MicroRNAs (miRNAs) are small, 18–25 nucleotide-long non-coding RNA molecules, known to be key regulatory elements in a wide range of biological functions. The first to be described, in the early 1990s, were lin-4 and let-7, regulators of developmental timing in Caenorhabditis elegans (Lee et al., 1993; Wightman et al., 1993), initially called small temporal RNAs (stRNAs; Pasquinelli et al., 2000) and later renamed miRNAs (Lagos-Quintana et al., 2001). In the last two decades a considerable, though only partial, understanding of the fine regulation operated by and modulated on miRNAs has been achieved. The biogenesis of mature miRNAs begins from transcription of primary transcripts called pri-miRNAs by RNA polymerase II. miRNA transcription can be related to independent miRNA-coding gene units, non-coding RNA transcripts, and protein-coding genes. About 50% of miRNAs are expressed as polycistronic miRNAs in clusters under the control of a unique promoter. Several miRNA genes show comparable characteristics to protein-coding genes, such as the relative incidence of CpG islands, TATA box, TFIIB recognition, initiator elements, and histone modifications (Ozsolak et al., 2008; Corcoran et al., 2009). Primary miRNA transcripts are characterized by a hairpin RNA structure with 7-methyl-guanylate (m7G) cap at 5′-end, a poly(A) tail, and may include introns (Czech and Hannon, 2011). In the nucleus, pri-miRNAs are recognized by a microprocessor complex containing the ribonuclease Drosha, its cofactor DiGeorge critical region 8 (DGCR8) and several other factors such as EWSR1, FUS, numerous heterogeneous nuclear ribonucleoproteins (hnRNPs), p68 (DDX5) and p72 (DDX17) DEAD-box helicases (Gregory et al., 2004). The Drosha complex recognizes the terminal hairpin loop (≥ nt) and cleaves 22 nt, or 2 helix turns, from the terminal loop/stem junction by cropping (Zeng and Cullen, 2004). The resulting shortened hairpin structure (pre-miRNA) comprises about 70 nt with a 2 nt 3′ overhang and a phosphate group at the 5′-end (Han et al., 2006; Seitz and Zamore, 2006). However, recent findings have identified some miRNAs, called mirtrons, located within intron regions of protein-coding genes, which bypass the Drosha processing step using intronic splicing to produce pre-miRNAs (Okamura et al., 2007; Ruby et al., 2007). pre-miRNAs are then translocated into cytoplasm by exportin 5 (Exp-5) in cooperation with Ran-GTP61 (RAS-related nuclear protein with bound GTP). Exp-5 specifically interacts with double-stranded RNAs of least 16 bp facilitated by 3′ overhang and, after GTP hydrolysis, releases pre-miRNAs (Bohnsack et al., 2004; Zeng and Cullen, 2004). In cytoplasm, processed miRNA precursors are cleaved by another type-2 RNase III enzyme, Dicer, to produce ~22 nt duplex miRNAs with 3′ overhang (Kim et al., 2009). From the resulting miRNA duplex, the mature miRNA guide strand is loaded onto Ago (Argonaute)-2 protein with Dicer and TRBP (HIV transactivating response RNA-binding protein), forming the so-called miRNA-induced silencing complex (miRISC), while the passenger strand is usually degraded (Bartel, 2009) or, in some cases, can become functional miRNA (Kuchenbauer et al., 2011). miRNA-modulated gene regulation results in a complex post-transcriptional mechanism mediated by the complementarity between the “seed” sequence (positions 2–8 from the 5′-end of the miRNA) and the “seed-match” sequence (generally in the 3′UTR of the target mRNA). The inhibitory function of miRNAs can occur either via translational repression or mRNA degradation, depending on the lesser or greater degree of miRNA/mRNA complementarity respectively (Filipowicz et al., 2008). Moreover, miRNAs may target DNA or hnRNPs, or increase expression of a target mRNA (Garzon et al., 2010). To date, approximately 1800 human miRNAs have been identified (http://www.mirbase.org/) and over one third of human genes are putative miRNA targets (Croce, 2009).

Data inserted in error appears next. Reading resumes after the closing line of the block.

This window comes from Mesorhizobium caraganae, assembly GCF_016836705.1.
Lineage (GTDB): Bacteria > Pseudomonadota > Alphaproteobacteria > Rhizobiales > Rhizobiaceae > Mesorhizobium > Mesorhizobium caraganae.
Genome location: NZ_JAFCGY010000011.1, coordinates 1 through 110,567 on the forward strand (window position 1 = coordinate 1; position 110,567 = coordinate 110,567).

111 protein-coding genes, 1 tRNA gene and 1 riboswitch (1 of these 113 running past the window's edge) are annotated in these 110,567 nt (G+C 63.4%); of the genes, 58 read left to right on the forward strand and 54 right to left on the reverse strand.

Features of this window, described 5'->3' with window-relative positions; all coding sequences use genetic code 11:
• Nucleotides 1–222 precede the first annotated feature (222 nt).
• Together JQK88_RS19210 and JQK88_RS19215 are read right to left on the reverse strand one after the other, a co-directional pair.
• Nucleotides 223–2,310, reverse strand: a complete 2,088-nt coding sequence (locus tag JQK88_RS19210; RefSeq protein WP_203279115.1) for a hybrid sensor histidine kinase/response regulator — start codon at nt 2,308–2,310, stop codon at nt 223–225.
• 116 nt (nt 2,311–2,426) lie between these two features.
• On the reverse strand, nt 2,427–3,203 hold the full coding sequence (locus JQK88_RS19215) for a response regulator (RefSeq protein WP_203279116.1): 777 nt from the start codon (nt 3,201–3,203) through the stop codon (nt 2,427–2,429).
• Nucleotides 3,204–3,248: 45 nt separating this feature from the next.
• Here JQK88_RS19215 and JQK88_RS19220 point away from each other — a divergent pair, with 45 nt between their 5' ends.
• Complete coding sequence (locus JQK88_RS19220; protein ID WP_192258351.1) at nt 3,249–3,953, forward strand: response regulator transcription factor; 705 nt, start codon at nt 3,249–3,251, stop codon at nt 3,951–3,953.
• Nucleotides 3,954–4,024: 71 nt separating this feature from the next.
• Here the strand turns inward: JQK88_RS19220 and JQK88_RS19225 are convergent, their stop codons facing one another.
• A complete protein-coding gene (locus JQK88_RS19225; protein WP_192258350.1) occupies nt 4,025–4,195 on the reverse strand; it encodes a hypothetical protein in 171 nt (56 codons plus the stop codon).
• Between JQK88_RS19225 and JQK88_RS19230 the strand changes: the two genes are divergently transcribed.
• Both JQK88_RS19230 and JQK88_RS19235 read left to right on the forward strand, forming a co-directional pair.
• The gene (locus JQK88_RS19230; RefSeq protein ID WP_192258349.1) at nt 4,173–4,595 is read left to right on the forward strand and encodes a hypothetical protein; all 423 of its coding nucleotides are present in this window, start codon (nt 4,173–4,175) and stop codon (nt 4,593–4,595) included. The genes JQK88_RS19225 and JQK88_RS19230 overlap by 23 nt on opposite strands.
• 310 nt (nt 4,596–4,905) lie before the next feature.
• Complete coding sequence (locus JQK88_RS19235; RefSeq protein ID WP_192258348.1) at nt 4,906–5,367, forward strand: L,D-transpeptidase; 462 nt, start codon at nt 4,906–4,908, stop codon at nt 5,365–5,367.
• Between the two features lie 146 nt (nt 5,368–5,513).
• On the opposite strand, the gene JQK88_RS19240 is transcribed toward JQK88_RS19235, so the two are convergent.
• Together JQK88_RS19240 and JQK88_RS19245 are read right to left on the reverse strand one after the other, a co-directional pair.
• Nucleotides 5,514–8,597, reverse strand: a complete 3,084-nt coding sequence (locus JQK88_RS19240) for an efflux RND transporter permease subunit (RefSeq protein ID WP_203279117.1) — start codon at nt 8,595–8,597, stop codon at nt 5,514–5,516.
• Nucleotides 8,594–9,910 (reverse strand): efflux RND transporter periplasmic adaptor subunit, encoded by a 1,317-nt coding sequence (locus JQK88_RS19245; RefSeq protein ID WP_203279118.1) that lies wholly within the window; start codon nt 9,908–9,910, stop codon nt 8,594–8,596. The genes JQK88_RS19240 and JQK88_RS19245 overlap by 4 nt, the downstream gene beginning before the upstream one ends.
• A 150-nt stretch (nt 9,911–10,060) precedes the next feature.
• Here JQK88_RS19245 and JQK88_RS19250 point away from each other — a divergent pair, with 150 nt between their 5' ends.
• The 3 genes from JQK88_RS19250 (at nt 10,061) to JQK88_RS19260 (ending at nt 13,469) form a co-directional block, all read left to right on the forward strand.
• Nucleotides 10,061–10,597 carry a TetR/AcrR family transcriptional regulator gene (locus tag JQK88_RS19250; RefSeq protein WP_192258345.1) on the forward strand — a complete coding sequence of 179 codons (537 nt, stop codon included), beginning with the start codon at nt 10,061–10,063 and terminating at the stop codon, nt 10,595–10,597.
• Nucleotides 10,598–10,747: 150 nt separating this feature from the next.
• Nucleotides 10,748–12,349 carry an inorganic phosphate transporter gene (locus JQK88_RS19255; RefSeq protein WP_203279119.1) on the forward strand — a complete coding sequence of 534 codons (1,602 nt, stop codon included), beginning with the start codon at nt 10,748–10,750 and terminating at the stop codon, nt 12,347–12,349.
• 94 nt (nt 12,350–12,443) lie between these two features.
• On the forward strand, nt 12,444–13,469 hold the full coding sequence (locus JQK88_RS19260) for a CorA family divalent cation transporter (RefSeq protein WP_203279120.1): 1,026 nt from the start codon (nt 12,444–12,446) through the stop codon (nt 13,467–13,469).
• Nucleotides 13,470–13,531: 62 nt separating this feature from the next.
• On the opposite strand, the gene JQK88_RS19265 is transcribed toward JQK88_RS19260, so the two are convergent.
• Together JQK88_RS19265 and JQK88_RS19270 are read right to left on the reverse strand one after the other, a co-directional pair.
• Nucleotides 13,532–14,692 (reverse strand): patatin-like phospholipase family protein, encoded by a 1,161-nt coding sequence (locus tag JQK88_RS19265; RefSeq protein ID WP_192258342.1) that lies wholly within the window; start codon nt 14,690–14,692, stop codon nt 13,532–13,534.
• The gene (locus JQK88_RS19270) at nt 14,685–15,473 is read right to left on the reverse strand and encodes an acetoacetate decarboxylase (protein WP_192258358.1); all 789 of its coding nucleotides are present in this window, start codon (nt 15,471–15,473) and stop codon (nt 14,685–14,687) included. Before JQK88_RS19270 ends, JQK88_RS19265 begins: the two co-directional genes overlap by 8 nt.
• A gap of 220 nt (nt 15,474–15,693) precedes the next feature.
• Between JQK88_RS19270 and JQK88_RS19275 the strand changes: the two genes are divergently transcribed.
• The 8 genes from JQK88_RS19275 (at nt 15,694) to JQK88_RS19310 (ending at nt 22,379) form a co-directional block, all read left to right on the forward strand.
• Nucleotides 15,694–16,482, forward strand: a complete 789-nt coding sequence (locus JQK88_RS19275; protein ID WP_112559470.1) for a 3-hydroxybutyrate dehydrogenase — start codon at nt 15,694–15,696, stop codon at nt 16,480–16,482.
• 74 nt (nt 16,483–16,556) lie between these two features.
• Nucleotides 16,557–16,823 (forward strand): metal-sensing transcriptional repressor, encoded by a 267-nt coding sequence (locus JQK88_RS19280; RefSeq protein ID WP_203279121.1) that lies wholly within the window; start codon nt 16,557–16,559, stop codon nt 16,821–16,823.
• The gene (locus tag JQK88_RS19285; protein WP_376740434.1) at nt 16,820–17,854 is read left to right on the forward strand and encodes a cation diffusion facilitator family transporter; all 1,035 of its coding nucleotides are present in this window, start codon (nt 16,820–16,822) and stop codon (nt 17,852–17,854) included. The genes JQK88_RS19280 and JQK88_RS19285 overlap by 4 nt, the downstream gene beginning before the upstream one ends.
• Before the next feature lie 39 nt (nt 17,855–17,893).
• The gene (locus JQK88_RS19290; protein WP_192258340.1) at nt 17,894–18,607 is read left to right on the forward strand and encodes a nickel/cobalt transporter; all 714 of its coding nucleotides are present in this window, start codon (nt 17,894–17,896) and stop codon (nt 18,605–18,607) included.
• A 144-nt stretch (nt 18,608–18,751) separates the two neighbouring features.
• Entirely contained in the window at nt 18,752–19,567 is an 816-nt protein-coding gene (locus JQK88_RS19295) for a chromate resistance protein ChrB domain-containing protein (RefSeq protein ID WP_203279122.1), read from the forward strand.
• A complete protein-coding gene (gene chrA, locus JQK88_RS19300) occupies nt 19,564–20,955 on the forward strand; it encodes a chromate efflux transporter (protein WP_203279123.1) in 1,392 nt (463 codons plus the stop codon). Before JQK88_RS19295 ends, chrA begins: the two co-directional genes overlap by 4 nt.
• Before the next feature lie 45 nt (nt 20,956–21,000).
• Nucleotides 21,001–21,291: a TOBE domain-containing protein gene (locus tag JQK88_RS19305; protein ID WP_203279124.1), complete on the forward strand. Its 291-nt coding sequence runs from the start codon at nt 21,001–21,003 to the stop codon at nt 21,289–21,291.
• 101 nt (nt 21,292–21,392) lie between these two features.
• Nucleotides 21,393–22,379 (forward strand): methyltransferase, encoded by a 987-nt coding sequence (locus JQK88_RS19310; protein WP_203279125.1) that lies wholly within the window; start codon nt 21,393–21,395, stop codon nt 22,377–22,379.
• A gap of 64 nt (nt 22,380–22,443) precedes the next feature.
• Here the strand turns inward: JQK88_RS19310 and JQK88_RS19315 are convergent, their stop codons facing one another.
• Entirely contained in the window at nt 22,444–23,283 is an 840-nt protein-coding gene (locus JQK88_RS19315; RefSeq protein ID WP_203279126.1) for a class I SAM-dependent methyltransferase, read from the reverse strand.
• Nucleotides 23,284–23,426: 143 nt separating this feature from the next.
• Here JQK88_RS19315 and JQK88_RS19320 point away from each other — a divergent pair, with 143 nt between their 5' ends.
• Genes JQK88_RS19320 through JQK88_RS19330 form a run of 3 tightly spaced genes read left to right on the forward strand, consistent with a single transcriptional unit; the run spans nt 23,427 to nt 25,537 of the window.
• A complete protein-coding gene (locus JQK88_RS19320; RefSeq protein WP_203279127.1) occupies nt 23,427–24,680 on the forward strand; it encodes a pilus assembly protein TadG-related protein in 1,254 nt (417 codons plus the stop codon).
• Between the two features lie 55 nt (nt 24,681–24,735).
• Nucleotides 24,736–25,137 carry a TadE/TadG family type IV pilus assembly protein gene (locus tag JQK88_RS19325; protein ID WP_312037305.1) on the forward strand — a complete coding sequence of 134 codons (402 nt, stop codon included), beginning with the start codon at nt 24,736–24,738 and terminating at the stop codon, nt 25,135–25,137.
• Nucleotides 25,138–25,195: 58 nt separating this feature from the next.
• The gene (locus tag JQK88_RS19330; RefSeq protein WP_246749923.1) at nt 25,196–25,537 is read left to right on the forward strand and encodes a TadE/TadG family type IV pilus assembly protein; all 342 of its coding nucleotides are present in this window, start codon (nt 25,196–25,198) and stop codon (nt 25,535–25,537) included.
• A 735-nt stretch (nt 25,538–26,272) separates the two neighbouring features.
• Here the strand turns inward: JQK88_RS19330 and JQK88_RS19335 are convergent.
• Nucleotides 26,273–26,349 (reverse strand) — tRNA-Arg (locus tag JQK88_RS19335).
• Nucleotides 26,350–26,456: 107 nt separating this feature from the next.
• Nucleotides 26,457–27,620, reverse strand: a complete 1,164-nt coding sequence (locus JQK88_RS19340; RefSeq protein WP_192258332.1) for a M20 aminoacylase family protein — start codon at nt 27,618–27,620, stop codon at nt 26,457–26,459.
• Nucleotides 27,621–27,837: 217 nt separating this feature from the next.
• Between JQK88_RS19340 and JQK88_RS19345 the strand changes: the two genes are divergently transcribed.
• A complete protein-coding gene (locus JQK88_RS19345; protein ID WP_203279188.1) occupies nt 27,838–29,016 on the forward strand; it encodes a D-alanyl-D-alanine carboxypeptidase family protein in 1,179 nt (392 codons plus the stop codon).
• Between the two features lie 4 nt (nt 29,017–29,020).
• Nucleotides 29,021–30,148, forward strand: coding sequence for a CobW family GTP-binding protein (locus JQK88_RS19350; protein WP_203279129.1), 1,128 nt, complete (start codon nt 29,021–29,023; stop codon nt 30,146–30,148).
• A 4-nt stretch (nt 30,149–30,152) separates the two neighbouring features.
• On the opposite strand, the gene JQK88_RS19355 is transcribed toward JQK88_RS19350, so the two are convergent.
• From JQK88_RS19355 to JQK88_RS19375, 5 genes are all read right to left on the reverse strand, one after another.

miRNAs as Actors in Normal Hematopoiesis